A mortgage over a Malta-flagged vessel may be drawn up to secure the payment of a principal sum and interest, an account current (ie, an indebtedness arising and determinable in accordance with an underlying obligation) or the performance of any other obligation – including a future obligation – due to a creditor by the debtor.
Shipowners may register a mortgage to secure not only their obligations, but also those of a third party. Notably, the shipowners’ obligation to register a mortgage must always arise from an underlying obligation reflected in an underlying security document. The mortgage narrative must refer to the underlying security document and specifically refer to the obligation which is secured by the mortgage.
The parties to an underlying security document may enter into negotiations resulting in changes to the terms set out in the security document. The question that therefore arises is whether a mortgage amendment should be registered to reflect the new terms.
When should mortgage amendments be registered?
The Merchant Shipping Act (Cap 234 of the Laws of Malta), as amended, gives clear guidance as to when a mortgage amendment must be registered. The act sets out that while a mortgage amendment may be effected for any purpose, the registration of such amendment is mandatory if it aims to:
• increase the amount secured by the mortgage; or
• extend the mortgage to secure, whether as principal or surety, another obligation of the mortgagor to any other person, in favour of the mortgagee.
Where an amendment increases the amount secured by the mortgage, the law clarifies that certain agreements are not considered “an increase in the amount secured by the mortgage” – in particular, agreements to amend or vary:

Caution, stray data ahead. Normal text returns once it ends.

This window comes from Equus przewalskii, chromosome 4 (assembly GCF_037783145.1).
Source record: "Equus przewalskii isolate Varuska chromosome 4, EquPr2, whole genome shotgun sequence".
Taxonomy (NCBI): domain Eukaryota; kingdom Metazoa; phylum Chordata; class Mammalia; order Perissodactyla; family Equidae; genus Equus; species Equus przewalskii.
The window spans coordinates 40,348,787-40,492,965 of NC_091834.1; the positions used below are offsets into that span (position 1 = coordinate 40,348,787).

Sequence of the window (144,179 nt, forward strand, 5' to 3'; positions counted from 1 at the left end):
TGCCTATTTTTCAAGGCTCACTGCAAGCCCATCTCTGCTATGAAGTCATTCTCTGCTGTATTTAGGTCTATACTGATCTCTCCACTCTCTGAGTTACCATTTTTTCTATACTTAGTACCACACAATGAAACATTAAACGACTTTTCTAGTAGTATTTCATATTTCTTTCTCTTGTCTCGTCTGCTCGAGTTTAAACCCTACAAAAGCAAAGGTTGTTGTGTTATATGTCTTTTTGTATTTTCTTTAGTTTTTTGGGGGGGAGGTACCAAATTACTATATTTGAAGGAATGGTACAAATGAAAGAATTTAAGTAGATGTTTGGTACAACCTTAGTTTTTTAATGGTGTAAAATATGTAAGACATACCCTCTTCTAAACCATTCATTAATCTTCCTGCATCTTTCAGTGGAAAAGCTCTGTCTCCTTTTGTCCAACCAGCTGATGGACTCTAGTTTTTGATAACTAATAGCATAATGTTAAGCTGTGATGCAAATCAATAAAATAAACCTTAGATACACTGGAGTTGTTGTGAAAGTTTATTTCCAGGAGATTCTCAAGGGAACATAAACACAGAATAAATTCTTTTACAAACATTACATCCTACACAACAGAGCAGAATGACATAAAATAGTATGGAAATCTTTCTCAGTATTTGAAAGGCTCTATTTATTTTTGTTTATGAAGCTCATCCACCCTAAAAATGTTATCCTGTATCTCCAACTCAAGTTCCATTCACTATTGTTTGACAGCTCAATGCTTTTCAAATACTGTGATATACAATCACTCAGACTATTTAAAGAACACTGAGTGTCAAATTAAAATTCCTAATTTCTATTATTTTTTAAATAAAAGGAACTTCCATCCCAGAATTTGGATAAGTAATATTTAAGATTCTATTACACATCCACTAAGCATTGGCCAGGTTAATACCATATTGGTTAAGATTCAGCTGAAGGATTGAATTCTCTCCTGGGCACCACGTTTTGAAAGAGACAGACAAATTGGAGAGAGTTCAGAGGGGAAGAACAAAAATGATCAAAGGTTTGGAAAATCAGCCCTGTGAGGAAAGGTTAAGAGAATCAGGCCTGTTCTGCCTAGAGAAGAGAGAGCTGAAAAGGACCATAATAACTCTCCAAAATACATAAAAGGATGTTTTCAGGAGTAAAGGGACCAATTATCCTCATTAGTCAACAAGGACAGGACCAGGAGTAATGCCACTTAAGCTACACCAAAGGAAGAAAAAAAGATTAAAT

• the rates of interest payable;
• the modalities for calculating interest, including any indices, margins or market mechanisms;
• the repayment schedule; or
• the currency in which payment is to be made.
In other words, loan restructurings do not warrant the execution and registration of a mortgage amendment.
Alternatively, in cases where the amendment aims to extend the mortgage to secure another obligation of the mortgagor, the law provides that where a new obligation qualifies as a ‘future obligation’ of the mortgagor secured by the mortgage, such amendment need not be executed and registered if the new obligation falls within the maximum sum by way of principal as stated in the mortgage deed.
While registration of a mortgage amendment in the cases above is specifically required by law, an amendment for any other reason remains optional and at the discretion of the parties. However, an amendment may not be registered after the obligation secured by the registered mortgage has been satisfied.
A mortgage deed can be amended by the mortgagor as long as the mortgagee’s written consent is included in the amendment deed; this consent must be attested by a witness. Further, if other mortgages are already registered over the vessel, the amendment may be registered if all of the registered mortgagees whose interests may be prejudiced by the said amendment provide their written consent to the registrar of ships.
Once an amendment has been registered, this forms an integral part of the original mortgage and the priority of the original mortgage is not affected.
by Lara Saguna Axiaq, member of the MMLA and maritime lawyer within the Ship Registration & Finance Department of Fenech & Fenech Advocates